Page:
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Starbucks executive chairman Howard Schultz fuelled speculation that the brand is coming to the land of espresso, Italy. The multinational coffee-house chain grew from 11 stores in 1983 to a global leader, with 29,000 outlets worldwide.
Schultz said that his vision of Starbucks was born after a visit to Milan 35 years ago. The Guardian reports that the city will now be the brand’s port of entry into the country, converting a former post-office in Piazza Cordusio, close to the Duomo, into the first Italian Starbucks store.
Aware of the difficult market ahead, Mr Schultz said his company in coming not to teach Italians about coffee but, rather, to show what Starbucks has learnt. He said the company is entering Italy “with humility and respect”.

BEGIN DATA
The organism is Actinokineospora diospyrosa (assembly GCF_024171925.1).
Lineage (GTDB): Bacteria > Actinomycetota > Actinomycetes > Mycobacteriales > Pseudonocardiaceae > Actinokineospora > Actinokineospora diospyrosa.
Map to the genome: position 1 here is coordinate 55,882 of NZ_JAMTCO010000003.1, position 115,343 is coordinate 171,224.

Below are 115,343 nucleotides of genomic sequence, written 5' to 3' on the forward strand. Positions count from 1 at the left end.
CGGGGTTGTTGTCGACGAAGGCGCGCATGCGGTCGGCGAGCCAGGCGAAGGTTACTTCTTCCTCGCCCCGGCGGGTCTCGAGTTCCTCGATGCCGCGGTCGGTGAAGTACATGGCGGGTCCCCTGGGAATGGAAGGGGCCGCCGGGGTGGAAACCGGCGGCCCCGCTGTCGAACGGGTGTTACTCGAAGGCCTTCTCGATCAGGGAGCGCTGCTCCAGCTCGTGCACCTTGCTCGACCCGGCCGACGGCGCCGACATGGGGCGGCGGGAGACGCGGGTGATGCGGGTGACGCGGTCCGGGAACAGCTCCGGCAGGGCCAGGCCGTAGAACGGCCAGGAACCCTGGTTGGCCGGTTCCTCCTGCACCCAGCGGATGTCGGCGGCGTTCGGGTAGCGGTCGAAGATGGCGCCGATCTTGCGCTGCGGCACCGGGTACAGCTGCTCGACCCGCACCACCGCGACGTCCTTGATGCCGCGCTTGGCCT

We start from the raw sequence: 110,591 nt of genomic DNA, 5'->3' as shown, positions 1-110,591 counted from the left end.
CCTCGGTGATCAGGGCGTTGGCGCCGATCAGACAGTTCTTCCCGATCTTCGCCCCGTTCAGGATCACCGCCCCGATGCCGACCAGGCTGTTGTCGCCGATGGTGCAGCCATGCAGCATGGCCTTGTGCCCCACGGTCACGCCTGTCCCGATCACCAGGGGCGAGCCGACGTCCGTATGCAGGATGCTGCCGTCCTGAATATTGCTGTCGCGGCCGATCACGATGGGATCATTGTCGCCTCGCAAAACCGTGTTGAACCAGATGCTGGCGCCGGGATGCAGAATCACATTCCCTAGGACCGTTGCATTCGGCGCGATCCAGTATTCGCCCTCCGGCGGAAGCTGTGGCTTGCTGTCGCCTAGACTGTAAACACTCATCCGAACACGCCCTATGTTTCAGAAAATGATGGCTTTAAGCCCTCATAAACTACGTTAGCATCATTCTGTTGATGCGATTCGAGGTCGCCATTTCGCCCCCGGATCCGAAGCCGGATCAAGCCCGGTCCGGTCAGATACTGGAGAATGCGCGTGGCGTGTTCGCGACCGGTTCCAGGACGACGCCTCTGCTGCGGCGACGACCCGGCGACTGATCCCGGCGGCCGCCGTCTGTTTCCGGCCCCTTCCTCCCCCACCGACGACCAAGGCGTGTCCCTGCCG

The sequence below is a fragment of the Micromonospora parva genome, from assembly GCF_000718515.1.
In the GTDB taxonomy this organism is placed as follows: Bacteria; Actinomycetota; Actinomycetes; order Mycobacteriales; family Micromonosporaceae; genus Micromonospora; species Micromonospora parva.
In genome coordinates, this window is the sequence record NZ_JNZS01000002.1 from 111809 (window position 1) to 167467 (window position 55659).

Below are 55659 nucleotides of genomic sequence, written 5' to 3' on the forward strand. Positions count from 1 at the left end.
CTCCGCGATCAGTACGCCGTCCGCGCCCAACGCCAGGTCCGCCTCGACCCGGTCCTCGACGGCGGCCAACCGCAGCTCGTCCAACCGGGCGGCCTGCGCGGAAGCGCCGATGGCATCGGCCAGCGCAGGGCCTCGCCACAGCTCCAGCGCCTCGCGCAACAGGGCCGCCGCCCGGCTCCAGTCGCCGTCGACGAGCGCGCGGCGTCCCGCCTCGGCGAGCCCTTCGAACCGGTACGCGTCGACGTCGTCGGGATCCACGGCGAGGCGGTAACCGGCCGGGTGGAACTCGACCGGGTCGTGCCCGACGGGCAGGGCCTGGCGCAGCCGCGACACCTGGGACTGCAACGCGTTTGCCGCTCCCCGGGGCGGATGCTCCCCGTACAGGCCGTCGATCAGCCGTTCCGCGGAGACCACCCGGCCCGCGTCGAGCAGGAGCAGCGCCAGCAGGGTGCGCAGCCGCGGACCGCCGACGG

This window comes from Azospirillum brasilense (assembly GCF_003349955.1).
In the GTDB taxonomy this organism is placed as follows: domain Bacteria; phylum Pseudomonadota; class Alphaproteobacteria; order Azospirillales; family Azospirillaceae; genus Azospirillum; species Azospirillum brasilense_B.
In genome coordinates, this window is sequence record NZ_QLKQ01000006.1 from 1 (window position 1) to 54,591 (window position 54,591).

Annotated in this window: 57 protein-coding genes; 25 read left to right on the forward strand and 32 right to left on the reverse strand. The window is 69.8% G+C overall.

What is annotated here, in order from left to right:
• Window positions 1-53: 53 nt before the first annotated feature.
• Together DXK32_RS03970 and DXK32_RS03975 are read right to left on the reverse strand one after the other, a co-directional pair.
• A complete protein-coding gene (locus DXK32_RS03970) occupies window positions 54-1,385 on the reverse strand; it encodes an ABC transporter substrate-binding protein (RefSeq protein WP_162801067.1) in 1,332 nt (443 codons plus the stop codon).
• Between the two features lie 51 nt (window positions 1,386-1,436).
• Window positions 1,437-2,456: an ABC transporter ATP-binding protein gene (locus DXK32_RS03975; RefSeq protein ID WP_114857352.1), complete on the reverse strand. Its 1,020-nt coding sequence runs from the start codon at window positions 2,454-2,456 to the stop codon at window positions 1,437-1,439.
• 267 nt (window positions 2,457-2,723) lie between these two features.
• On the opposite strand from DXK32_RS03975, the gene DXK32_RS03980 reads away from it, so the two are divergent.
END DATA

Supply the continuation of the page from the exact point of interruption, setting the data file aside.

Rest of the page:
The president of the Italian Espresso National Institute Paolo Nadalet expressed his satisfaction that the international brand is coming to Italy and played down fears that it would impact local bars that have been serving coffee for years.
“I think Starbucks can help all other bars to improve on both service and taste,” Nadalet said.
The store in Milan will likely appeal to travellers or those looking for free wifi and an armchair, an ambiance not traditionally found in speedy Italian bars.
Figures by FIPE, Italian catering industry group, show that bars in Italy serve 6bn espressi annually, generating a turnover of €6.6bn. With 100 millions customers served every week, Starbucks will hope to have the experience to take a share of that.
More than 5,000 applications have reportedly been received by Starbucks for the 150 jobs advertised.
Sources: The Guardian, Wanted In Milan